• Vegetables and fruits: Vegetables have been grouped separately from fruits to encourage vegetarians to choose a variety of both types of food rather than to focus on one or the other for most choices. A higher number of servings of vegetables is specified because of the greater nutrient density and phytochemical content of vegetables compared with fruits.
  • Legumes, nuts, and other protein-rich foods: This group includes foods that are good sources of protein, B-vitamins, and many trace minerals. It includes all legumes, including soy products such as soy milk and tofu, as well as nuts, seeds, nut and seed butters, eggs, and meat analogs. In a departure from most existing food guides, we have placed dairy foods in this group as well. This groups dairy products with other foods that offer similar amounts of protein per serving. It makes dairy an available but optional choice for vegetarians, while ensuring that protein needs will be met whether or not dairy foods are included in the diet. Categorizing dairy foods with other protein sources also meets the goal of emphasizing the availability of calcium from all of the food groups. Most of the foods in this group provide iron, which is well absorbed when a source of vitamin C is consumed with the meal (10). Dairy foods are the exception here, and those vegetarians who consume frequent servings of dairy foods should be advised to ensure that they are including adequate sources of iron in their meals.
  • Fats: Vegetarians and others who do not eat fish require small amounts of plant sources of n-3 fats. In addition, research suggests that moderate intake of certain healthful plant fats may reduce risk for cardiovascular disease (11), may improve nutrient intake (12), and may even aid in weight control (12). Ideally, most of the fat in vegetarian diets should come from fat-rich whole plant foods such as nuts, seeds, and avocado. To ensure an optimal fat intake and to support a practical approach to meal planning, we have specified a minimum of two servings of fats per day. Figure 1 indicates that nuts or seeds may be used in place of these fats and also directs vegetarians toward choosing the most healthful fats.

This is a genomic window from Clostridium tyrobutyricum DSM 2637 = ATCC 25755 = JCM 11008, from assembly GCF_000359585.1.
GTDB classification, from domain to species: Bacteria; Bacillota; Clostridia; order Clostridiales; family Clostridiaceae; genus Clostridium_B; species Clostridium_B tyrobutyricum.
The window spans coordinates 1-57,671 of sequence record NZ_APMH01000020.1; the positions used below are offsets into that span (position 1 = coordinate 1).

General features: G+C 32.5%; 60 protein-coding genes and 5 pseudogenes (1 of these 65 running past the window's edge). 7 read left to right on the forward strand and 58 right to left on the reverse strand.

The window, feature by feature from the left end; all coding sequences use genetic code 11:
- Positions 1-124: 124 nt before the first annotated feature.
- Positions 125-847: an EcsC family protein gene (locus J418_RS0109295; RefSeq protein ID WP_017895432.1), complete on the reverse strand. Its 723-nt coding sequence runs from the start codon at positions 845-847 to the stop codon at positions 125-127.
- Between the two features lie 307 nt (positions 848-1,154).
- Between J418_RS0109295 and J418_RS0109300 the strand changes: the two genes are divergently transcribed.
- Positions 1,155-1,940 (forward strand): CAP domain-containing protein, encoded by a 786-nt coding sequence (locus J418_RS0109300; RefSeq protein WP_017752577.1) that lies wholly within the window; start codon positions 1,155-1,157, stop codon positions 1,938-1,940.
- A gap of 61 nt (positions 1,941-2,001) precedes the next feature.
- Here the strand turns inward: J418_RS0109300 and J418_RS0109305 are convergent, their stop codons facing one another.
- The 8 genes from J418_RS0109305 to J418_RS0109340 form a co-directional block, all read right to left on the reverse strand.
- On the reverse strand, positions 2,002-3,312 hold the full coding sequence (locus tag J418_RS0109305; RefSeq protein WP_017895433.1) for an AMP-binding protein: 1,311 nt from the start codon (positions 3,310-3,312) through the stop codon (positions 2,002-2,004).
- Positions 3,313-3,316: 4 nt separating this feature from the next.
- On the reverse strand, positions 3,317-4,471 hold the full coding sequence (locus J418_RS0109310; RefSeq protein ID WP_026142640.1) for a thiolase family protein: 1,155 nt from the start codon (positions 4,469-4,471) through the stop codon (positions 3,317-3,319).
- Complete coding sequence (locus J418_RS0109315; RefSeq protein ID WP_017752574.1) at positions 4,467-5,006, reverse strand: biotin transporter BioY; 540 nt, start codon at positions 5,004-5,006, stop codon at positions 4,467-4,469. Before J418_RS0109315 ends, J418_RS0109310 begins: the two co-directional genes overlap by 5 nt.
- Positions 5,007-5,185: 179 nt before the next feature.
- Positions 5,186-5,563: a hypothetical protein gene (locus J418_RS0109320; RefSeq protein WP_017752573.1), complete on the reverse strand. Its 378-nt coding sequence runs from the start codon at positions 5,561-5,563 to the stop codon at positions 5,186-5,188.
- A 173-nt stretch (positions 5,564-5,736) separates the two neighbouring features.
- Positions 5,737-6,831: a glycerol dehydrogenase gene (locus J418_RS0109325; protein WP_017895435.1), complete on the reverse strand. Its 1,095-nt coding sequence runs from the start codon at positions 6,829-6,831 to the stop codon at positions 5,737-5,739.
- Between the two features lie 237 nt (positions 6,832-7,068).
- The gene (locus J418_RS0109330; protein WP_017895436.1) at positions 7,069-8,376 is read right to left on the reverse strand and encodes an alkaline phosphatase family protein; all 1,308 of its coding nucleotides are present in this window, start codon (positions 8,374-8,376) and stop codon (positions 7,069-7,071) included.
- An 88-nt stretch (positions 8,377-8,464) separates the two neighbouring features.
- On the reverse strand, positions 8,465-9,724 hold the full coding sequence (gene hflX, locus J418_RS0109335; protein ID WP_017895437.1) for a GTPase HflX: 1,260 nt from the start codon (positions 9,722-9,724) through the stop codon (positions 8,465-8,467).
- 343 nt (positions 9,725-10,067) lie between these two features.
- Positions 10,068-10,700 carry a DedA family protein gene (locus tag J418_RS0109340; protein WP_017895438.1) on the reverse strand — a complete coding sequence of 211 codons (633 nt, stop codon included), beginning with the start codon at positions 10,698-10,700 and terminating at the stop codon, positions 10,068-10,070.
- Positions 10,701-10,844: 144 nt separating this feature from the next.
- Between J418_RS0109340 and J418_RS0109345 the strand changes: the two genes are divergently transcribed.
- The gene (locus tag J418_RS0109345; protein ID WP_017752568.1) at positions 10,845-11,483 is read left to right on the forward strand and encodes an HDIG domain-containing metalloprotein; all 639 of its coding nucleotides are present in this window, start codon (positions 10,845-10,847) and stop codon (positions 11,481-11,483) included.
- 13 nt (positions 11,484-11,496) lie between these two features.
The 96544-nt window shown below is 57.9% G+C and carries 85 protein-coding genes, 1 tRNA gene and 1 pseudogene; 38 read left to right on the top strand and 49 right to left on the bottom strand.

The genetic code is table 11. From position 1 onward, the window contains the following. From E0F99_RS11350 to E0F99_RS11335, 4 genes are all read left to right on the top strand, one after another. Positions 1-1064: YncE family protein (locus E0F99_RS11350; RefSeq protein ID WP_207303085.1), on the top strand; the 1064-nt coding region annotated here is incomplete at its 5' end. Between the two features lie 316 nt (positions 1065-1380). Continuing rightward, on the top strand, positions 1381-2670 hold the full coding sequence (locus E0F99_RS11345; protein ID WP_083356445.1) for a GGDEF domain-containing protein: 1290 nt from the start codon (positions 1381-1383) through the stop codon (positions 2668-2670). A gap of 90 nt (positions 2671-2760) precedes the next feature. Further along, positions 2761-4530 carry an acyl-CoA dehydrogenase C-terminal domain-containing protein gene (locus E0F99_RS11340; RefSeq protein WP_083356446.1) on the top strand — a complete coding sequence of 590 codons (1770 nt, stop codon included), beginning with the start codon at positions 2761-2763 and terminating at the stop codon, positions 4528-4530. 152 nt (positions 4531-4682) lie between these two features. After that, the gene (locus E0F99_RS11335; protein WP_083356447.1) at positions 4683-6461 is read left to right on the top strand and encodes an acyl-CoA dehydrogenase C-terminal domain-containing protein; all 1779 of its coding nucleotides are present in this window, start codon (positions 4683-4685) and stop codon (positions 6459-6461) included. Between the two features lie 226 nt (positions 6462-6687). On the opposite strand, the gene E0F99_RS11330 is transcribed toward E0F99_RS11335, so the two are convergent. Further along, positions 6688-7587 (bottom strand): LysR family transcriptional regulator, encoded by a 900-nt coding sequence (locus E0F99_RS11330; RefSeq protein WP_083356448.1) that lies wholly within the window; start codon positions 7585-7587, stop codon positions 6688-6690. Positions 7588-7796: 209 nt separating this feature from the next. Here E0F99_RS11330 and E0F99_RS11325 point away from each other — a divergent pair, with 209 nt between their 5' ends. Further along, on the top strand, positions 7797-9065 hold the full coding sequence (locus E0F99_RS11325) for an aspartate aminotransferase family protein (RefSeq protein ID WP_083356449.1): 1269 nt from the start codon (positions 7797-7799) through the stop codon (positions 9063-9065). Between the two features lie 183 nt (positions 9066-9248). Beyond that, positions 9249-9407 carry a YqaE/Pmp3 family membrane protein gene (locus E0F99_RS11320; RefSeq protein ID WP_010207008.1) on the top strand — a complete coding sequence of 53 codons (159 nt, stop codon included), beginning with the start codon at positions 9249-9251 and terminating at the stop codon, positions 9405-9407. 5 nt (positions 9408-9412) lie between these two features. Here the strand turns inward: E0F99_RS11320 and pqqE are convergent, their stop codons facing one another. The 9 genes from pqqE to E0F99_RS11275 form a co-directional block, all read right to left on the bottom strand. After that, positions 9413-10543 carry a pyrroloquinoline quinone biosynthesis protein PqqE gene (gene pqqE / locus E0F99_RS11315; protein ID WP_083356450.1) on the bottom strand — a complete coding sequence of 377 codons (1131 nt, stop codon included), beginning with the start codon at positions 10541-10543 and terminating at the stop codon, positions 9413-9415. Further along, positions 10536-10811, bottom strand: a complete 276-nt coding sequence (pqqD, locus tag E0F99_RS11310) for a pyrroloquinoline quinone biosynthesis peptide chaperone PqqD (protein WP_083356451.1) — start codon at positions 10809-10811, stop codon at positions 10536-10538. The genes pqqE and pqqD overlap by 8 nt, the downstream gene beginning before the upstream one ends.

• Calcium-rich foods: Adults should choose a minimum of eight servings of calcium-rich foods daily. Each serving also counts toward choices from one of the other food groups in the guide. For example, 1 cup of certain cooked leafy green vegetables counts as a serving from the calcium-rich foods group and as 2 servings from the vegetable group. Placement of the calcium food group adjacent to each of the other food groups allows this concept to be presented in a clear visual way. It also emphasizes the fact that calcium needs are met by choosing a variety of foods from across the food groups.
  • Diets based on the minimum specified servings from each of the food groups provide approximately 1,400 to 1,500 calories per day, which may be an inadequate energy intake for many vegetarians. Because the numbers of servings in the food guide are minimum recommendations, consumers can meet higher energy needs by choosing more servings from any of the food groups. Regardless of energy needs, most food choices should come from these groups, with only moderate servings of sweets and alcohol at most.

Expanded choices for meeting calcium needs

Survey data suggest that vegans account for as much as 40% of the actual vegetarian population (13). Actual vegetarians are those who never eat meat, in contrast to self-described vegetarians, many of whom actually eat some type of animal flesh regularly. Therefore, any guide aimed at vegetarians must consider the needs of vegans. Studies also indicate that a substantial percentage of vegan women as well as some lacto-ovo-vegetarian women (lacto-ovo-vegetarians are those vegetarians who use dairy products and eggs) have calcium intakes that are too low, which suggests that calcium deserves special attention in vegetarian food guides (14). With few exceptions, vegetarian food guides have not provided appropriate guidelines for vegans. A number of guides have included an optional dairy group, which presents the risk that consumers will choose diets that are deficient in both calcium and protein. Other guides have included a dairy group that also includes fortified soy milk. However, not all vegans choose to consume soy milk daily. Those who do may not wish to consume the two to three recommended servings. For many families, the expense of soy milk compared with cow's milk makes it an unrealistic choice as the primary source of calcium in the diet.